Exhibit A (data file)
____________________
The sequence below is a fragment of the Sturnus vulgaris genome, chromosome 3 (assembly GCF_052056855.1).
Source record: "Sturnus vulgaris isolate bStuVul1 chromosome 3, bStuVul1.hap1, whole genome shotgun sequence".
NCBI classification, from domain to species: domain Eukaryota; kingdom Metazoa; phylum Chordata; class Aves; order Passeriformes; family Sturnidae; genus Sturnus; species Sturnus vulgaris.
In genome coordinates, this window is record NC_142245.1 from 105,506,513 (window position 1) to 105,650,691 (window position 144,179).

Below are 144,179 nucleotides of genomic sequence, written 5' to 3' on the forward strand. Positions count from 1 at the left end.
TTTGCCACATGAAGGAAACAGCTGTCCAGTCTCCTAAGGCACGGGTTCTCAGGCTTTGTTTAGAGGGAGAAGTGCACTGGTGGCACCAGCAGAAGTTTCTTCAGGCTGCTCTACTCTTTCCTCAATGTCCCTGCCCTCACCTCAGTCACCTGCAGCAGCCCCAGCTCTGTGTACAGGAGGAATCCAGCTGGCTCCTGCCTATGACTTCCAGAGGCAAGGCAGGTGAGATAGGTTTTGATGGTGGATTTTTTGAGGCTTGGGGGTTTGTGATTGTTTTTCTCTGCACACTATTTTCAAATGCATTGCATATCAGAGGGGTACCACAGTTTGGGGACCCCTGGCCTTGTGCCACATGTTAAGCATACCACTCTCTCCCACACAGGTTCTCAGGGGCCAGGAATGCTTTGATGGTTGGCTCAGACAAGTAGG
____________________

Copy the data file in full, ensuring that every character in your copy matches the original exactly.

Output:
The sequence below is a fragment of the Sturnus vulgaris genome, chromosome 3 (assembly GCF_052056855.1).
Source record: "Sturnus vulgaris isolate bStuVul1 chromosome 3, bStuVul1.hap1, whole genome shotgun sequence".
NCBI classification, from domain to species: domain Eukaryota; kingdom Metazoa; phylum Chordata; class Aves; order Passeriformes; family Sturnidae; genus Sturnus; species Sturnus vulgaris.
In genome coordinates, this window is record NC_142245.1 from 105,506,513 (window position 1) to 105,650,691 (window position 144,179).

Below are 144,179 nucleotides of genomic sequence, written 5' to 3' on the forward strand. Positions count from 1 at the left end.
TTTGCCACATGAAGGAAACAGCTGTCCAGTCTCCTAAGGCACGGGTTCTCAGGCTTTGTTTAGAGGGAGAAGTGCACTGGTGGCACCAGCAGAAGTTTCTTCAGGCTGCTCTACTCTTTCCTCAATGTCCCTGCCCTCACCTCAGTCACCTGCAGCAGCCCCAGCTCTGTGTACAGGAGGAATCCAGCTGGCTCCTGCCTATGACTTCCAGAGGCAAGGCAGGTGAGATAGGTTTTGATGGTGGATTTTTTGAGGCTTGGGGGTTTGTGATTGTTTTTCTCTGCACACTATTTTCAAATGCATTGCATATCAGAGGGGTACCACAGTTTGGGGACCCCTGGCCTTGTGCCACATGTTAAGCATACCACTCTCTCCCACACAGGTTCTCAGGGGCCAGGAATGCTTTGATGGTTGGCTCAGACAAGTAGG